Urban rules and civil rights appeared. Nowadays we know that they are not efficient. These only result in more people in need of jurisdictions. When apartment rights had been legislated, apartment problems were not solved. In the first draft Mr. Mir Karimi wanted to provide a new proposition for urban culture. First we have to be considerate and then we have to review our social and ethical relations in our urban culture. All characters in Today are responsible in their own defined areas. Even the doctor who beats Younes is responsible for his honor.

Reza Mirkarimi: I want to add that when showing off and acting out becomes prevalent in a society what people think about us or what government thinks about us will result in false honor. I mean what we are trying to save is not honor. Honor according to Younes is something you make, not what is granted to you.

That’s why Younes fights to save a woman’s honor. He is ready to sacrifice himself to save the woman’s honor. These behaviors seem a little grimace. I refer you to Hafez’s poems that to invade his pretentious surroundings he even tears up his cloak. In Hafez’s poems you see some kind of a grimace that says “Look! I do not respect that honor you define.”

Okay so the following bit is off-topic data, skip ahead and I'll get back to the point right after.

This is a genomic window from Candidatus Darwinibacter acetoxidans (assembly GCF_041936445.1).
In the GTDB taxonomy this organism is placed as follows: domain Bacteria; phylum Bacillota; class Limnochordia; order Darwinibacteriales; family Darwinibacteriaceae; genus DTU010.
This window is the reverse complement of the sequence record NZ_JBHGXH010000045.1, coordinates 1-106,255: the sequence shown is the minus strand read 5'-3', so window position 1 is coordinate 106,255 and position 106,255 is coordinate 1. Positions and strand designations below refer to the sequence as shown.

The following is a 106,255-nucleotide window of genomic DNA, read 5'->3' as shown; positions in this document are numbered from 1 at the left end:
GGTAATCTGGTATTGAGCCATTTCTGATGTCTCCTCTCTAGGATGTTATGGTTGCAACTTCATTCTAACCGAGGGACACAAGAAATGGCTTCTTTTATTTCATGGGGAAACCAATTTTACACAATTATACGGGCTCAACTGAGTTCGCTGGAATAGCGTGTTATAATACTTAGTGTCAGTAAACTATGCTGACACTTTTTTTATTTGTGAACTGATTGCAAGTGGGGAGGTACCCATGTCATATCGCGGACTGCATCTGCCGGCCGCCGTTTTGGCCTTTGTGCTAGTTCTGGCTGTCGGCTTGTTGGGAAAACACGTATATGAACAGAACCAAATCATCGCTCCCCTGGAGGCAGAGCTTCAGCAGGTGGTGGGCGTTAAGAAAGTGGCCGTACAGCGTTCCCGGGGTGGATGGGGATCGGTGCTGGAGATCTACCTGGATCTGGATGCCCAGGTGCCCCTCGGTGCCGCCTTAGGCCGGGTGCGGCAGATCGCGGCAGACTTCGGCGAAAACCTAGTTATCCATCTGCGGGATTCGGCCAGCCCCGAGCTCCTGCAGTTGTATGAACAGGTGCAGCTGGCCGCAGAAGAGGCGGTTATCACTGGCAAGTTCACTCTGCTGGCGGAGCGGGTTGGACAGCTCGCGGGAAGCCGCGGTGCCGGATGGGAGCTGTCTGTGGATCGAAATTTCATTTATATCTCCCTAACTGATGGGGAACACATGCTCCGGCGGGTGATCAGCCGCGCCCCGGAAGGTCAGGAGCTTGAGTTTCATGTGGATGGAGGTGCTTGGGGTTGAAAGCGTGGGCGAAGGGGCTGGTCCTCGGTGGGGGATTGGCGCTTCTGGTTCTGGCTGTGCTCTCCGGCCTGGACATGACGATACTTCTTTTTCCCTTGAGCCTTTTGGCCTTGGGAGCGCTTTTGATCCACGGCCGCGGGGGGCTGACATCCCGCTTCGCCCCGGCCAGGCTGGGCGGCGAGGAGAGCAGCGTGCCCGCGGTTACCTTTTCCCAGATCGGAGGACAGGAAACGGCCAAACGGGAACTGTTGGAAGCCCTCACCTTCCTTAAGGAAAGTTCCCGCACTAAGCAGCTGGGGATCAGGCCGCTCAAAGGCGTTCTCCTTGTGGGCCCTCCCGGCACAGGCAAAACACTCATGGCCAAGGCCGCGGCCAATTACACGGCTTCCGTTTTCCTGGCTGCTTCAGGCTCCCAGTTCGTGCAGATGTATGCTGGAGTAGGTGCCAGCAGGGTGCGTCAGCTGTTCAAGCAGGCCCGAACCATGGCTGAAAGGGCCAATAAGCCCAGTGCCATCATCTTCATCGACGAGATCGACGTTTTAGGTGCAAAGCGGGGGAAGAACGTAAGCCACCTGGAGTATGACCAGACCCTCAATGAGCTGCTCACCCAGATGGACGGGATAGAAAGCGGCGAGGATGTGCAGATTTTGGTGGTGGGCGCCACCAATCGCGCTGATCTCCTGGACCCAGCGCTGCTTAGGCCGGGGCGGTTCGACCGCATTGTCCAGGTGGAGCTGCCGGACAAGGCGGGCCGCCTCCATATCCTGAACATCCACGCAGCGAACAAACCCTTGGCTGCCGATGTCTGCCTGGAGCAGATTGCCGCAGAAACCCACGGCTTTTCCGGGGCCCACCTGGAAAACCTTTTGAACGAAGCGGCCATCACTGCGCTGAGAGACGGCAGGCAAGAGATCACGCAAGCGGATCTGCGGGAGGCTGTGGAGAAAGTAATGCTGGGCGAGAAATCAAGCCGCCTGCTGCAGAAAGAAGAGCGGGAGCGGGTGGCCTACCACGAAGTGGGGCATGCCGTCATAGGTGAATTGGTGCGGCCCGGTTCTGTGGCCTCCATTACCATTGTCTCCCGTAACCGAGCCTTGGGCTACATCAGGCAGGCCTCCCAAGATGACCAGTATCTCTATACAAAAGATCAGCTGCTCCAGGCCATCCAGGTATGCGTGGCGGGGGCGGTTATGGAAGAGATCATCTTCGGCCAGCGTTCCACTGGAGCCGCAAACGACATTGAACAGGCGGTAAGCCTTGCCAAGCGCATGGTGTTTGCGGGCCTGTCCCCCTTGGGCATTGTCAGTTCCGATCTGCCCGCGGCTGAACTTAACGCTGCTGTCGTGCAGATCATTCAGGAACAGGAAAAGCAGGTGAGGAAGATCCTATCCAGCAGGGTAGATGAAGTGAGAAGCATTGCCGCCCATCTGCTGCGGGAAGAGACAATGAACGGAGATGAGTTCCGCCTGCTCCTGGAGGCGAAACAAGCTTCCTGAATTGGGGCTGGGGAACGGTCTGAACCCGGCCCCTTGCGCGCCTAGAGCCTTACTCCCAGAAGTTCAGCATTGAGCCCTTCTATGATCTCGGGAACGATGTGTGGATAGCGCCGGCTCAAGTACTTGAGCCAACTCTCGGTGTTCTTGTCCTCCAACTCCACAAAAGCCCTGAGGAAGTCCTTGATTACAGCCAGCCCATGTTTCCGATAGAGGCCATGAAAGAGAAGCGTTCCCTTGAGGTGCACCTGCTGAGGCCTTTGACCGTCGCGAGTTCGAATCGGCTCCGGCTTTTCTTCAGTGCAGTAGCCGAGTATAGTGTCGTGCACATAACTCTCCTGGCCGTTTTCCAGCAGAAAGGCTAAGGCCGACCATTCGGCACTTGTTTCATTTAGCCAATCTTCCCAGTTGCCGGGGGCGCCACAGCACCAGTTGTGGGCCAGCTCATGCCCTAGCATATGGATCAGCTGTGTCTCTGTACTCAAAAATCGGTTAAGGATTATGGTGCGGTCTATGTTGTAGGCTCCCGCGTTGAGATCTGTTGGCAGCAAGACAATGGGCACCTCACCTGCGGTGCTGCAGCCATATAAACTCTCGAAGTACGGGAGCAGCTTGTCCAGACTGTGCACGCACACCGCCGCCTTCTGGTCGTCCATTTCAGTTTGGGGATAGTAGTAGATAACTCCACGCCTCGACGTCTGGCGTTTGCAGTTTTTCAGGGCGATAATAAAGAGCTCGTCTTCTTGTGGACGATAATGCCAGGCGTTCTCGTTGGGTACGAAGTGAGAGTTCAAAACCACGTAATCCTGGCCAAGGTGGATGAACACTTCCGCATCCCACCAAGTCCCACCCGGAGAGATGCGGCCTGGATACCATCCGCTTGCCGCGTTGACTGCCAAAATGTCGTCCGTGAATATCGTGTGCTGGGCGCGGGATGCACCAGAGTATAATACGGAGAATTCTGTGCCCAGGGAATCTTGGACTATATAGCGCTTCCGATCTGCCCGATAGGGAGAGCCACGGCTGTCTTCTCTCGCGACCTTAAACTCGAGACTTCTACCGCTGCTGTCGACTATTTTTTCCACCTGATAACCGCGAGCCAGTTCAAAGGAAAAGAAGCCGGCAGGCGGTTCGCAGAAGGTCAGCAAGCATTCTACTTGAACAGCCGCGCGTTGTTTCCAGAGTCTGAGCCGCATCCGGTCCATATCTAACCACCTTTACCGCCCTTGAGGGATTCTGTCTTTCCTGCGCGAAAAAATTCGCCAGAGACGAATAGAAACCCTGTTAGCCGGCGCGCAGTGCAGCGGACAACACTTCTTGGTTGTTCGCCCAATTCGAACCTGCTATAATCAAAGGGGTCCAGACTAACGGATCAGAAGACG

Shadmehr Rastin: In addition to his responsibilities, Younes respects other people’s responsibilities as well. He does not say your responsibility is less than mine. All characters in the film have their own responsibilities as well. In a way, Younes confirms all of them, like when he tells that guard to move his car.

If we want to talk in today’s fashion, Facebook “likes” do not mean honor. If the entire city “likes” that someone has honor it does not necessarily mean he has the honor. The criterion for deciding someone’s honor can be either religious values or a process of urban culture, which means what we are doing in urban culture. If we say someone is honorable because people confirm it, this question arises about whether the quality of honor is equal to quantity of confirmations. If a society calls someone honorable is it necessarily correct? The degree of dissatisfaction some have for this movie can also be a sign of its influence.

Offscreen: Isn’t this hero who is silent most of the time and prefers to act a reaction to the people in society who say things but do nothing?

Reza Mirkarimi: Of course, today was thought of and was written when we heard statistics everywhere. The world was full of their statistics but no action came out of them.

On Today (2014): An interview with Reza Mirkarimi and Shadmehr Rastin

Hamid Taheri born in 1988 in Tehran. He Studied English Literature in Kharazmi university of Tehran, has made three well-received short films and works as a film critic for numerous Iranian magazines.

Capsule Reviews   iranian cineman   reza mirkarimi   shadmehr rastin   today